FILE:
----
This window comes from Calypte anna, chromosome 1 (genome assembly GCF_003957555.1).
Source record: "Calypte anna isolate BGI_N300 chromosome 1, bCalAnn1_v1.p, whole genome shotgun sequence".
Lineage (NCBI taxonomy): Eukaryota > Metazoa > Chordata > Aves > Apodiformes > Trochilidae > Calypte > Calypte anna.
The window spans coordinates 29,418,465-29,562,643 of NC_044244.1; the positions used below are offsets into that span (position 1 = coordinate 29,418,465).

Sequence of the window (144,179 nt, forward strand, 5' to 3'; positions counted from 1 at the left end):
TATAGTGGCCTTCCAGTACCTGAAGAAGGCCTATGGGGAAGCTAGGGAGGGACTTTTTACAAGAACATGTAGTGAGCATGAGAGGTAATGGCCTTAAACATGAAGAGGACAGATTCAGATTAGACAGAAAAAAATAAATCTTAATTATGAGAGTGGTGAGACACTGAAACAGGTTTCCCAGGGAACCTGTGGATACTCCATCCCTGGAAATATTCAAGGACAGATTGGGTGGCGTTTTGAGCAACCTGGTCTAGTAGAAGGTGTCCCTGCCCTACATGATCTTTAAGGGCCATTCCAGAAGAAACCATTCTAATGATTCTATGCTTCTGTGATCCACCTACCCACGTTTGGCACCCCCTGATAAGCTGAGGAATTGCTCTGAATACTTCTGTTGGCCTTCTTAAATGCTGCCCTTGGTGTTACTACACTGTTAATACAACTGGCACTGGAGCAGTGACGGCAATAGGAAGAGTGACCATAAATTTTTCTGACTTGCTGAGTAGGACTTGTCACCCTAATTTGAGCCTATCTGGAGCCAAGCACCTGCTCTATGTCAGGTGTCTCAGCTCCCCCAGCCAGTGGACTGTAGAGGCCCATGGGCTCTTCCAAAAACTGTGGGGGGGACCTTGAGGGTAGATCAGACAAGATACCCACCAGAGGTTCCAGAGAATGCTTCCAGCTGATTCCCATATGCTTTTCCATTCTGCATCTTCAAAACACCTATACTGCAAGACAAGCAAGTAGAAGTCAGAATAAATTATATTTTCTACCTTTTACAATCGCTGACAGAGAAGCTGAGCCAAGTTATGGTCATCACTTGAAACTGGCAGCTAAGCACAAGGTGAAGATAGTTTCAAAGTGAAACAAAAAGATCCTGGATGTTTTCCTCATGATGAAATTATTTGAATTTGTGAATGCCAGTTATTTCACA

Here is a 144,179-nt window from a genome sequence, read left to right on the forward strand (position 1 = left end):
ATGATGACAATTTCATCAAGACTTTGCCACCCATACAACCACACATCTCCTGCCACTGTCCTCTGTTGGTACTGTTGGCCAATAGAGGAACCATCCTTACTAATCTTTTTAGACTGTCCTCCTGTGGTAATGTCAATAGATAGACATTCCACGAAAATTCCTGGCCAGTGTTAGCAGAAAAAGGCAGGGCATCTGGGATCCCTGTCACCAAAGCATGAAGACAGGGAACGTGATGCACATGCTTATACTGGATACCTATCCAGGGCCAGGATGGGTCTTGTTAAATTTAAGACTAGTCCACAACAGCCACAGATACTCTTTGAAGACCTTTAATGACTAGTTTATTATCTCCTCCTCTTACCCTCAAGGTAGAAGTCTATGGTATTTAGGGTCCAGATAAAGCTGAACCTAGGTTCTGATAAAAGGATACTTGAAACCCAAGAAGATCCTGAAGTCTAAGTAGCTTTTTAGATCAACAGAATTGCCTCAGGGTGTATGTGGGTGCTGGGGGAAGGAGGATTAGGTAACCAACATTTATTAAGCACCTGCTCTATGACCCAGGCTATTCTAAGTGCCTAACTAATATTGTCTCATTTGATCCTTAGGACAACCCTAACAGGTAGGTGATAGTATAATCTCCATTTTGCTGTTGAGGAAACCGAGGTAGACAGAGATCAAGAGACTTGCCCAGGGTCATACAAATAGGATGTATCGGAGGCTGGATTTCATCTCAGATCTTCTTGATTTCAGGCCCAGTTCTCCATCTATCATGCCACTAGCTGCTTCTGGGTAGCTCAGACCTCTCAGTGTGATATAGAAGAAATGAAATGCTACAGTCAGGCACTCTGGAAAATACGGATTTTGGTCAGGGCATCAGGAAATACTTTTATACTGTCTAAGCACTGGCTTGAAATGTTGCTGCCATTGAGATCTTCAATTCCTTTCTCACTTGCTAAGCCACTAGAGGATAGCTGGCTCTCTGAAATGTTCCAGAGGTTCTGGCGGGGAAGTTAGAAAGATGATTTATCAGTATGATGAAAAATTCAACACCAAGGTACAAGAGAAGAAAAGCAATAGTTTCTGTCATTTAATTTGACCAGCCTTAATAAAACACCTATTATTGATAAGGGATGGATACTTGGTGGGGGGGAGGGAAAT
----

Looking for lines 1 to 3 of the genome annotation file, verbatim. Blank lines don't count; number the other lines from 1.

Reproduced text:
This window comes from Calypte anna, chromosome 1 (genome assembly GCF_003957555.1).
Source record: "Calypte anna isolate BGI_N300 chromosome 1, bCalAnn1_v1.p, whole genome shotgun sequence".
Lineage (NCBI taxonomy): Eukaryota > Metazoa > Chordata > Aves > Apodiformes > Trochilidae > Calypte > Calypte anna.